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It’s something you live: An interview with Marilyn Nelson

Since the release of her first book in 1978, Marilyn Nelson has given voice to history. A three-time finalist for the National Book Award, she is an accomplished poet and children’s author, a professor emeritus of English at the University of Connecticut and a former...

The joy that is found in God’s presence does not fade away

by Angela T. Khabeb— According to Merriam-Webster, joy is “the emotion evoked by well-being, success or good fortune.” Happiness, the dictionary attests, means “to be favored by luck or fortune." At first glance, it might appear that happiness and joy are synonymous,...

Soft, snuggly, fearless joy

by Sarah Carson— I am the proud parent of two rescue dogs. I adopted Amos, a hound mix, when he was 6 months old. He’d been abandoned in the former home of his original family, and despite all of the snuggles and walks and yummy treats he’s had in the past 13 years,...

How we grieve varies from person to person. There is no right way.

by Bev Stratton— I remember reading Grandma’s letters when I was a child. I wondered how she could go to so many funerals. Now my mother is the one who attends many funerals, and soon it will be me. ORDINARY DEATH Death and grieving are ordinary parts of life. If we...

Loss takes many forms. Grieve them all.

by Sonia C. Solomonson— Several years ago I facilitated a five-session class on grief and loss in my congregation. The turnout was lower than the pastors had hoped. Why? Several members told the pastors that they didn’t want to talk about that depressing subject....

Good poetry and good music take us where we need to go

by Liv Larson Andrews-- Grief knows us before we know grief. Our bodies usually know it first. Deep in our bodies, we long for a community to share—and sing—our grief with us. On Ash Wednesday in 2018, my younger son was ill. For about 24 hours, he hadn’t been able to...

Sorrow comes when we least expect it

by Elizabeth Hunter— Like a speed trap for an unwary traveler, sorrow catches me when I least expect it: while driving down a familiar road, singing a favorite hymn in church or sharing a simple childhood memory with my kids. It can lurk just around the bend, in the...

Caring for our emotional, spiritual and physical health

by Linda Post Bushkofsky— I'll be the first to admit I’ve not always made self-care a priority, so the topic of stewardship of emotions (and all that we are) in this issue really intrigues me. When I was in my 20s and 30s, self-care seemed unnecessary. I thought I...

What would Jesus feel?

by Julie A. Kanarr— Think back to when you were a child: What were you taught about expressing your feelings? Were all your emotions respected? Or were you encouraged to keep certain feelings—especially negative ones—to yourself? Early in life, we begin to intuit the...

Sew inspiring: Making a difference with the fabric arts

by Cindy Novak-- For generations Lutheran women have used their skills as quilters, knitters and fabric artists to serve others. Perhaps most famously, they have sewn quilts for Lutheran World Relief, providing warmth and comfort to those facing poverty, conflict and...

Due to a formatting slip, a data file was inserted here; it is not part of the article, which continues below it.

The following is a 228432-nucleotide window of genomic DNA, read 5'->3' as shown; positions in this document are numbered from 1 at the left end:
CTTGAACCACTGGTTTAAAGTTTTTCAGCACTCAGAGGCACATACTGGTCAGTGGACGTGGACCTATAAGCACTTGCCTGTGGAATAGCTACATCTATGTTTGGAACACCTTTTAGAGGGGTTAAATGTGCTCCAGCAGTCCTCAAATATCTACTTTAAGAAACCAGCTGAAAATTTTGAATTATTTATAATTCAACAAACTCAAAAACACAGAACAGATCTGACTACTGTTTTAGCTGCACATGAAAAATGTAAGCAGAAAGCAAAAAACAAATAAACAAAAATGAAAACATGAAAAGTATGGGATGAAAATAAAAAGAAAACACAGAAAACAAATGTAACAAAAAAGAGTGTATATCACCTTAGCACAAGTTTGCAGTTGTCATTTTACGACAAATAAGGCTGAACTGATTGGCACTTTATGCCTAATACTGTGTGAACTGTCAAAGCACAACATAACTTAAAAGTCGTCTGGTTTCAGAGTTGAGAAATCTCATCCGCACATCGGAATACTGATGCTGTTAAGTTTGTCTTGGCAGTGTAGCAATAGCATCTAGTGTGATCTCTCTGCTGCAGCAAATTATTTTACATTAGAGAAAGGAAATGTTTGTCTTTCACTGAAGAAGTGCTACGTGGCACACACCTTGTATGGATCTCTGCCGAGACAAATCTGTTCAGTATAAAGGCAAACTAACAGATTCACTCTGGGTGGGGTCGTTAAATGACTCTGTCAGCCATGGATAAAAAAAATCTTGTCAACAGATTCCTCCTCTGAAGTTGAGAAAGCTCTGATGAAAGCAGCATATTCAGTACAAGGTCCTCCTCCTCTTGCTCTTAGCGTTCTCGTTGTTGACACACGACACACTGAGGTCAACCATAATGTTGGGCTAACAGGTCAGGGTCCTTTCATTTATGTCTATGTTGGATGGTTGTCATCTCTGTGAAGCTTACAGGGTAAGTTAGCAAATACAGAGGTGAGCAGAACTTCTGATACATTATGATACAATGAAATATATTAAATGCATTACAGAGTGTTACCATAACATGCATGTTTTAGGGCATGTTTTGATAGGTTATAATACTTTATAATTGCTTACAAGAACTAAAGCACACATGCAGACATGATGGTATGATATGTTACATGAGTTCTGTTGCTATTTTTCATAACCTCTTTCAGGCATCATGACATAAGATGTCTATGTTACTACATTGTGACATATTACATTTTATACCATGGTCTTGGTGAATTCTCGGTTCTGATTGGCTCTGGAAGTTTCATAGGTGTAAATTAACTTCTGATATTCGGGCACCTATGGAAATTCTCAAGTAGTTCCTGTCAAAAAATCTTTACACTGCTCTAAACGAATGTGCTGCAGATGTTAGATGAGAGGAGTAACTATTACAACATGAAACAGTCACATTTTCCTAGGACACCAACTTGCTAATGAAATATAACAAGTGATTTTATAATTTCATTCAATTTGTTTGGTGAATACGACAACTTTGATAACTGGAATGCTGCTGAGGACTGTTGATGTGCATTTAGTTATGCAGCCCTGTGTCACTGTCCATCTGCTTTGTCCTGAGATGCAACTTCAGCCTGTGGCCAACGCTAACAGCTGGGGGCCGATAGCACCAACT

When you’re paying attention, it can be hard not to get angry

By Cara Strickland— For so much of my life I worried about being angry. There’s a verse in Ephesians—perhaps you know it—that reads: “Be angry but do not sin; do not let the sun go down on your anger” (Ephesians 4:26). First as a child, then as a young adult, I...

The language of our hearts

by Sarah Carson— My friend, Katie, revels in the change of seasons—especially summer into fall. Years ago when we worked together in Chicago, we often walked outside for lunch, and she’d delight in the changing leaves. “Katie,” I’d complain, “Fall means summer is...

What are the stories that shape your life?

by Jordan Miller-Stubbendick The stories of our lives are both familiar and hidden. There are family stories that have been told so often that they become legends: stories of how people met, births, Christmases and ordinary days where something unusual happened. In my...

Listen! God is calling.

by M.E. Stortz— I was elated to find time in a busy day. A canceled meeting? I could make a grocery store run. If I walked quickly, I could get there and back in time for my next appointment. I hit the streets. A few blocks into my walk, someone called my name. I...

Who would want a wreath of cotton?

by Venice R. Williams— All I was interested in were a few, small chalkboards for my farmers market displays. I had no idea that a brief shopping outing would evolve into a journey of healing when I entered the huge craft and home décor store. I did not grab a shopping...

Esther is an unlikely hero, but one we need

by Debbie Blue— While I love the VeggieTales version of the book of Esther, this biblical woman’s story is more R-rated comedy than child-appropriate. If you’re looking for a woman role model to include in the children’s Sunday school curriculum, Esther may not be the...

Can our relationships with food feed our souls?

by Anne E. Basye--My friend Georgia is a poet. Her poems are all about food: dizzying incantations to butternut squash, Chanterelle mushrooms, ripe tomatoes and the alchemy of transforming them into something delectable.A chef, baker and school food...

How best do we stand up for what we believe?

When I was 19 I took a weekend field trip with my Christian Faith and Ethics class to visit Chicago.We toured the city to meet people doing God’s work across a multicultural landscape.We met a pastor who ministered among young gang members in a...